I’m Not There is the most recent effort by American director Todd Haynes, who in his relatively short career has progressed from his notorious early effort, Superstar, through a celebrated period as an icon of the New Queer Cinema, and onto mainstream Hollywood success with the Oscar-nominated Far From Heaven and now I’m Not There. Having previously tackled David Bowie in Velvet Goldmine, with I’m Not There Haynes turns his lens on one of the most iconic American musicians of the 20th century, Bob Dylan.
The well attended event was held inside of the new auditorium housed in the recently buit expansion of the Spertus Insitute on Michigan avenue. The talk addressed the political character of Iran after the Islamic Revolution of 1978–79.
On the frigid winter evening of Thursday, January 24, Angela Davis, a former Communist Party activist associated in the 1960s–70s with the Student Nonviolent Coordinating Committee (SNCC) and the Black Panther Party, and current Professor in the History of Consciousness program at the University of California at Santa Cruz, gave the annual George E. Kent lecture (in honor of the first black American tenured professor) at the University of Chicago Rockefeller Chapel, to an overflow audience from the campus and surrounding community.
Moishe Postone is Professor of History at the University of Chicago, and his seminal book Time, Labor, and Social Domination: A Reinterpretation of Marx’s Critical Theory investigates Marx’s categories of commodity, labor, and capital, and the saliency of Marx’s critique of capital in the neoliberal context of the present. Rescuing Marx’s categories from intellectual and political obsolescence, Postone brings them to bear on the global transformations of the past three decades. In the following interview, Postone stresses the importance of an analysis of the history of capital for a progressive anti-capitalist Left today.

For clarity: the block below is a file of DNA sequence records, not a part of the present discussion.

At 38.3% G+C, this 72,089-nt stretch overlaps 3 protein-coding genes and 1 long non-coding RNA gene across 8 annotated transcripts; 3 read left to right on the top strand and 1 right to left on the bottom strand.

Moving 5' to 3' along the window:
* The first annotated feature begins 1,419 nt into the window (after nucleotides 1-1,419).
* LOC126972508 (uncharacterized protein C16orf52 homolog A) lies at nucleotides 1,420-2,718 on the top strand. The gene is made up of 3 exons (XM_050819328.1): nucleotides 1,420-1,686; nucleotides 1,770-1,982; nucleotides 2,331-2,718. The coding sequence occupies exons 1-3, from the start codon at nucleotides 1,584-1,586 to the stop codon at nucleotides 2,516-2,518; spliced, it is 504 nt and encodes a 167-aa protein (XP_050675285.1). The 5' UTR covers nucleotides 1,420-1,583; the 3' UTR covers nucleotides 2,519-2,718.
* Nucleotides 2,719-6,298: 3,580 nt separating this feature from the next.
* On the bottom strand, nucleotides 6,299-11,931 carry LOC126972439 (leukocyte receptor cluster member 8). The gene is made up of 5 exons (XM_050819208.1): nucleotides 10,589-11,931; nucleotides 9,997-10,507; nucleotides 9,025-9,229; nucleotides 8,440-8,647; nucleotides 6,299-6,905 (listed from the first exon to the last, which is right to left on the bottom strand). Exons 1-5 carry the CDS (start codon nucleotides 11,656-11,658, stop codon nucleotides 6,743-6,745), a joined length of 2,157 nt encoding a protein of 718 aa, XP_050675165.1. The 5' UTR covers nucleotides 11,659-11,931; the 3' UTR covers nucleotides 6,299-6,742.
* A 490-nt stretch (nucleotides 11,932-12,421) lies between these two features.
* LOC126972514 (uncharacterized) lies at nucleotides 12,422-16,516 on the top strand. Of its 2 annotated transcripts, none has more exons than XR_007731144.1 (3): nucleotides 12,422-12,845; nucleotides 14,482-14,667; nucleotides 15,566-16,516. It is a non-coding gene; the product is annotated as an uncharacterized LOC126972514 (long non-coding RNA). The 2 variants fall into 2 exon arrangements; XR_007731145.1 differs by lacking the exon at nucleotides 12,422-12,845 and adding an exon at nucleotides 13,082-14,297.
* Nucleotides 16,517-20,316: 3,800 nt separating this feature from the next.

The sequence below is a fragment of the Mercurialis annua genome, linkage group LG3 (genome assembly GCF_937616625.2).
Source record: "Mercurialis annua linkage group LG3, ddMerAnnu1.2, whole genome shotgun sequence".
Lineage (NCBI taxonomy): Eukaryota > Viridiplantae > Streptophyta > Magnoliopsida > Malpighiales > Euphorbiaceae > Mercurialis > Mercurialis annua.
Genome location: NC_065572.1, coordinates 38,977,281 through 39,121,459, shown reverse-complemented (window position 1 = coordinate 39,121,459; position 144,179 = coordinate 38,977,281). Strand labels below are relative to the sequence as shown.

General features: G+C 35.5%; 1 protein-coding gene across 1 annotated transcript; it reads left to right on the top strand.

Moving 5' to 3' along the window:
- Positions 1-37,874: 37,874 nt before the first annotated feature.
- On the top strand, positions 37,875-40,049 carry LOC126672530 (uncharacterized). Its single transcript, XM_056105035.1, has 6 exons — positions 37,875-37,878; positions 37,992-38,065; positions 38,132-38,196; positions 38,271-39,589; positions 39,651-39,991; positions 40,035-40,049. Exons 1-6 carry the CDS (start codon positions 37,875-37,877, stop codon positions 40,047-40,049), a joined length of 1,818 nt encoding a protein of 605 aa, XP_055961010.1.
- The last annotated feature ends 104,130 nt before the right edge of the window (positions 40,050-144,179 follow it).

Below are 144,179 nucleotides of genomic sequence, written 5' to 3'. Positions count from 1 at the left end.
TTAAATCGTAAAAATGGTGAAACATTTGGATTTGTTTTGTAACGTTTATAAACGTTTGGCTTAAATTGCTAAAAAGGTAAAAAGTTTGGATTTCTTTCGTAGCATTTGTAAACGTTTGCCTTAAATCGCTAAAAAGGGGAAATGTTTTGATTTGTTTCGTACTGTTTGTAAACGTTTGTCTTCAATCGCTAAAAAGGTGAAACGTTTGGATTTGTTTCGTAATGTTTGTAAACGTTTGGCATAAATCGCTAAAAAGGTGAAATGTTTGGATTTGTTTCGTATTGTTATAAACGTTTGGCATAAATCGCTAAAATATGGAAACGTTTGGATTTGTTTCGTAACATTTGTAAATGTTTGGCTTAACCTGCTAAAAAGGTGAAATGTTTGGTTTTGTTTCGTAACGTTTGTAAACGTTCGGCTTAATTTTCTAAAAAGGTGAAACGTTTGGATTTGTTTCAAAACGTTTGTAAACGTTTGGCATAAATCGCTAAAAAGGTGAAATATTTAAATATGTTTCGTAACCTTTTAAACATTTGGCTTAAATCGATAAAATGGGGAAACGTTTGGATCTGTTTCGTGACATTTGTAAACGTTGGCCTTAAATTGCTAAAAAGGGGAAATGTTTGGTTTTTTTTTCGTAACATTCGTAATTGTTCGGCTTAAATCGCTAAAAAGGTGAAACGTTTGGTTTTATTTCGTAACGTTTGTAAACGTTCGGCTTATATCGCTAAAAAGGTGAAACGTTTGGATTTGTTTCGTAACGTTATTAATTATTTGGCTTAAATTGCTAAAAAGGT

Why do we need a “history of the Left?”— Platypus differs from other tendencies and organizations on the Left to the extent that we find it necessary and desirable to reexamine the history of the Left to help understand problems on the Left in the present. For focusing on the history of the Left and its problems, Platypus has been accused by a variety of Marxists of obscuring the “fundamental social divide” of the “class struggle” of the “proletariat” vs. the “bourgeoisie,” in favor of emphasizing the ideological and political difference between the Right and the Left.
Since the 1960s the saturation of brutality and violence in Iraq has caused considerable confusion among Leftists in regards to both its political meaning and causes. One cannot fully understand the character of Saddam Hussein’s Arab Ba’ath Socialist Party without taking into account that it achieved political power by systematically killing off the Iraqi Communist Party (ICP) and quelling other political dissent with acts of extreme cruelty. The eight year battle of attrition instigated by Hussein, known as the Iran-Iraq War, caused over half a million Iraqi deaths, and the ethnic cleansing campaigns directed against the Kurds resulted in countless more. It is estimated that during the 1988 Anfal Campaign alone over 100,000 Kurds were massacred. In addition to the many catastrophic events that mark the history of Ba’athist society, it is perfectly clear that Hussein’s one-party-state was maintained through the use of relentless day-to-day violence directed against its citizens.